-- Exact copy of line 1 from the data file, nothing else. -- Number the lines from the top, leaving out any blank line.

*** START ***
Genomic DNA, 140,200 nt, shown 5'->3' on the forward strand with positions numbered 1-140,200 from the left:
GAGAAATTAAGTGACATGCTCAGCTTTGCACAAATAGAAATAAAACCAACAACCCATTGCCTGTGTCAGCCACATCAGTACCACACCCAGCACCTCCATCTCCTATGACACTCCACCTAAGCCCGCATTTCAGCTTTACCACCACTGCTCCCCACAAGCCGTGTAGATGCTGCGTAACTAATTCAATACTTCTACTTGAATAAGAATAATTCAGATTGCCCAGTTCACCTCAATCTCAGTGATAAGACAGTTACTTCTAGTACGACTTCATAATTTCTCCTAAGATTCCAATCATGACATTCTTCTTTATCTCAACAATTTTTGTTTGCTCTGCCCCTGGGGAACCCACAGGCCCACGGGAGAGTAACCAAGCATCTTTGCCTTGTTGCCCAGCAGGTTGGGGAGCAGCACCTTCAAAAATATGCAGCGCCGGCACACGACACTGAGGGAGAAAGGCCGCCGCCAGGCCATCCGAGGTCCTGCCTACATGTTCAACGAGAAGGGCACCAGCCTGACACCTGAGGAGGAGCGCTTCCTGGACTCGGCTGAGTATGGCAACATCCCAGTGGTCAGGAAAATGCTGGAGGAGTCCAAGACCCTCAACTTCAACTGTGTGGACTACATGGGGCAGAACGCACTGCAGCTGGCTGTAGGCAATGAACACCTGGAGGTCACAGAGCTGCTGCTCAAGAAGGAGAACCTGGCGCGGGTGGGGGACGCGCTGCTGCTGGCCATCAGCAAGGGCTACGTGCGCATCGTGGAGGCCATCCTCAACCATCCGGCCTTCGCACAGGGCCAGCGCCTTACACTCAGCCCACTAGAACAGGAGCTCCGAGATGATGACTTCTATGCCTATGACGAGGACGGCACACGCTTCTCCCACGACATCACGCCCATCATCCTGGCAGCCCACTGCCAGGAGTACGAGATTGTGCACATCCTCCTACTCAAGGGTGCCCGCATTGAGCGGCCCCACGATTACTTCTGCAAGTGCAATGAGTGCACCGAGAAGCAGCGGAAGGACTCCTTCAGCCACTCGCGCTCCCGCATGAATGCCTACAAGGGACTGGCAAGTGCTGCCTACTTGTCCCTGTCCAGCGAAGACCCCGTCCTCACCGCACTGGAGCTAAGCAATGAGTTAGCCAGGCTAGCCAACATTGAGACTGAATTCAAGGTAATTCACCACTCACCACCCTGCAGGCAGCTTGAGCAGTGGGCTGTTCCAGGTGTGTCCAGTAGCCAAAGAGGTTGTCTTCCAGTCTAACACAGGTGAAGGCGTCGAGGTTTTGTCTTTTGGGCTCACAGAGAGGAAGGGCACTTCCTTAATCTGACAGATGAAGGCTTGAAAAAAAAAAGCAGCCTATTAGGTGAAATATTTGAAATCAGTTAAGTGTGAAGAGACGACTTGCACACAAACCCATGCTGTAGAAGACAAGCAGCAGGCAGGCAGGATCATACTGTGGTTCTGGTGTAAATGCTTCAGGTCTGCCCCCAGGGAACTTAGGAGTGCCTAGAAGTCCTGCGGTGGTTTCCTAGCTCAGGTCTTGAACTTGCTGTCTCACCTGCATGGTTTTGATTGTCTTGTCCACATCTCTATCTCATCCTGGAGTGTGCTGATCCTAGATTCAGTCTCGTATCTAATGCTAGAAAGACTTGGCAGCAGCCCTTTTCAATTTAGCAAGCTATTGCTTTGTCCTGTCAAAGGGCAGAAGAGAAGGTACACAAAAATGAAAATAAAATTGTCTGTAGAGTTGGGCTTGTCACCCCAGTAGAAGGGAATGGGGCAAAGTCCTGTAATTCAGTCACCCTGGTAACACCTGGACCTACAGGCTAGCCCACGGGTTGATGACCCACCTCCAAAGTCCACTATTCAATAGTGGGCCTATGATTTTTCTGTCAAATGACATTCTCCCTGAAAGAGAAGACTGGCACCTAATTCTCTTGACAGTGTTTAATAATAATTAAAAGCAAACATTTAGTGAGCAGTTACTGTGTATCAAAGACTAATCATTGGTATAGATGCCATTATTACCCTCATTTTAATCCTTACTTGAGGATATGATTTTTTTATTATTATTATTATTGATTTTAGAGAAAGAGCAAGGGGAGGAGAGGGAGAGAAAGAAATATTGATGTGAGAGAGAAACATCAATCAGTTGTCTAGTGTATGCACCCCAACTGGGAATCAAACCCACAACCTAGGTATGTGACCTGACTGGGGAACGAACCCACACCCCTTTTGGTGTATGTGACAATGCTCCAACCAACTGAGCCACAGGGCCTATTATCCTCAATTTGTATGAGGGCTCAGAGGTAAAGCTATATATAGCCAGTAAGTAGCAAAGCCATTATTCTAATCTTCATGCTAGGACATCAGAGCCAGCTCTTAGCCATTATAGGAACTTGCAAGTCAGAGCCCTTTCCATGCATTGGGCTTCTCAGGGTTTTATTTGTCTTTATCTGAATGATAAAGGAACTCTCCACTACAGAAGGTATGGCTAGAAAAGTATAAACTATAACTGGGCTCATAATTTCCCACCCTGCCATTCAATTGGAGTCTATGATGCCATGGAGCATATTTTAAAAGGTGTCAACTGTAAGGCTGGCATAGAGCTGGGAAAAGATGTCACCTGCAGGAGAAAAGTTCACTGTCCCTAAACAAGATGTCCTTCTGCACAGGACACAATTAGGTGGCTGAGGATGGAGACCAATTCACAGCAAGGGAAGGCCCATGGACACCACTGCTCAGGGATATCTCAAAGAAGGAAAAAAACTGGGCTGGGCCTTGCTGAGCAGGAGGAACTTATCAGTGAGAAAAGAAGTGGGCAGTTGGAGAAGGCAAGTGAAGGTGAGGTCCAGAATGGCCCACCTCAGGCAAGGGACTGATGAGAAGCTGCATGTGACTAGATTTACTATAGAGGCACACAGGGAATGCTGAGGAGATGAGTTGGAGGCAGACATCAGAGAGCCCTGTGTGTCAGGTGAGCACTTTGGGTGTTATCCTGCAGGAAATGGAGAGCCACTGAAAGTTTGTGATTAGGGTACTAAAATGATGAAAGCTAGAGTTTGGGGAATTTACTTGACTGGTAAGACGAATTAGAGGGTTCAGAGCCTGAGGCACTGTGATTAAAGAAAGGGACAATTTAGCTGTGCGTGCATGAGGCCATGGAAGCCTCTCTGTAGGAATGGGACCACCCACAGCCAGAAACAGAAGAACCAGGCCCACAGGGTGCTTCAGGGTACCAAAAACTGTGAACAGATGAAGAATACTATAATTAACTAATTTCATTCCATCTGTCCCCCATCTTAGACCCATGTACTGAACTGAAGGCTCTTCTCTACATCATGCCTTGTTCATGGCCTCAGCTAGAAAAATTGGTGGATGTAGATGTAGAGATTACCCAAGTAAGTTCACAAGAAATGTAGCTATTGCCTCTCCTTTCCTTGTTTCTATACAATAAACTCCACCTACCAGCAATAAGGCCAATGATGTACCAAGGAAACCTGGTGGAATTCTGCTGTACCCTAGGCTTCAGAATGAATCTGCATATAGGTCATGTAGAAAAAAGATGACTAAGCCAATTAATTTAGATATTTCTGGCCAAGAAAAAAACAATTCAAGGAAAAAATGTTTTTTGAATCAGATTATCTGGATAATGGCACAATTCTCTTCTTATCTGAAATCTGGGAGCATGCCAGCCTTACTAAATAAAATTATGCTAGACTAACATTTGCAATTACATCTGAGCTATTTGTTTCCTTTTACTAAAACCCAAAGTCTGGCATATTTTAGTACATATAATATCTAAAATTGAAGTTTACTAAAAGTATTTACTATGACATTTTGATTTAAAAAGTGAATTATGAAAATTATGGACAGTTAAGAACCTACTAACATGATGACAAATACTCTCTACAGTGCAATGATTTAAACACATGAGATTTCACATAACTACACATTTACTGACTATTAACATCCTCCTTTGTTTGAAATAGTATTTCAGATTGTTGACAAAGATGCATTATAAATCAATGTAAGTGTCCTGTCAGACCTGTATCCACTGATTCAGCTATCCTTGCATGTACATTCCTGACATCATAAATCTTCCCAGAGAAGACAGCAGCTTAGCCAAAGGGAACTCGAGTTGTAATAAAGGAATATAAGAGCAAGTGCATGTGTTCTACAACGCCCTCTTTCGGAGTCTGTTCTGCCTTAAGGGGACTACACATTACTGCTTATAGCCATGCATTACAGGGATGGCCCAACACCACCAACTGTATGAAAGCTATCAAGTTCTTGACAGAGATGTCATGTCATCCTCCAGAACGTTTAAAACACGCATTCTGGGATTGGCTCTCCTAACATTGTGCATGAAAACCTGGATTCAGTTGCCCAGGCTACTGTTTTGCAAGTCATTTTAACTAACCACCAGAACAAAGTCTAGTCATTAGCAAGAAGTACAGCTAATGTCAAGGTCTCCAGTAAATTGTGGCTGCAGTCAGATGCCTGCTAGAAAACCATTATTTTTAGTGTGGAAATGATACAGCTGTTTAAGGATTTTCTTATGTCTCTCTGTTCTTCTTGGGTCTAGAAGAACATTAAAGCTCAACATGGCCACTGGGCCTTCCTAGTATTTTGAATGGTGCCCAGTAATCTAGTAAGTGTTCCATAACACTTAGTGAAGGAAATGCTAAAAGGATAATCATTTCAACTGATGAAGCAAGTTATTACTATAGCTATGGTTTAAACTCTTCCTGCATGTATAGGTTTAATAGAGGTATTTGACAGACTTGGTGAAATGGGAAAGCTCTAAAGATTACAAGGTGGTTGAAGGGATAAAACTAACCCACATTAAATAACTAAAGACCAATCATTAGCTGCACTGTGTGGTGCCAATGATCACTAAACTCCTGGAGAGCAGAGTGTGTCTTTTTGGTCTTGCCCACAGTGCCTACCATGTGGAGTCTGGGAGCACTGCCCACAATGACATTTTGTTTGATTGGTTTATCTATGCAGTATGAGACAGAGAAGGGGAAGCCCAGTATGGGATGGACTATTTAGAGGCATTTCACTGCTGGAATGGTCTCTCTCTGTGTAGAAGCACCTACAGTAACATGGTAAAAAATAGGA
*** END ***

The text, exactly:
Genomic DNA, 140,200 nt, shown 5'->3' on the forward strand with positions numbered 1-140,200 from the left: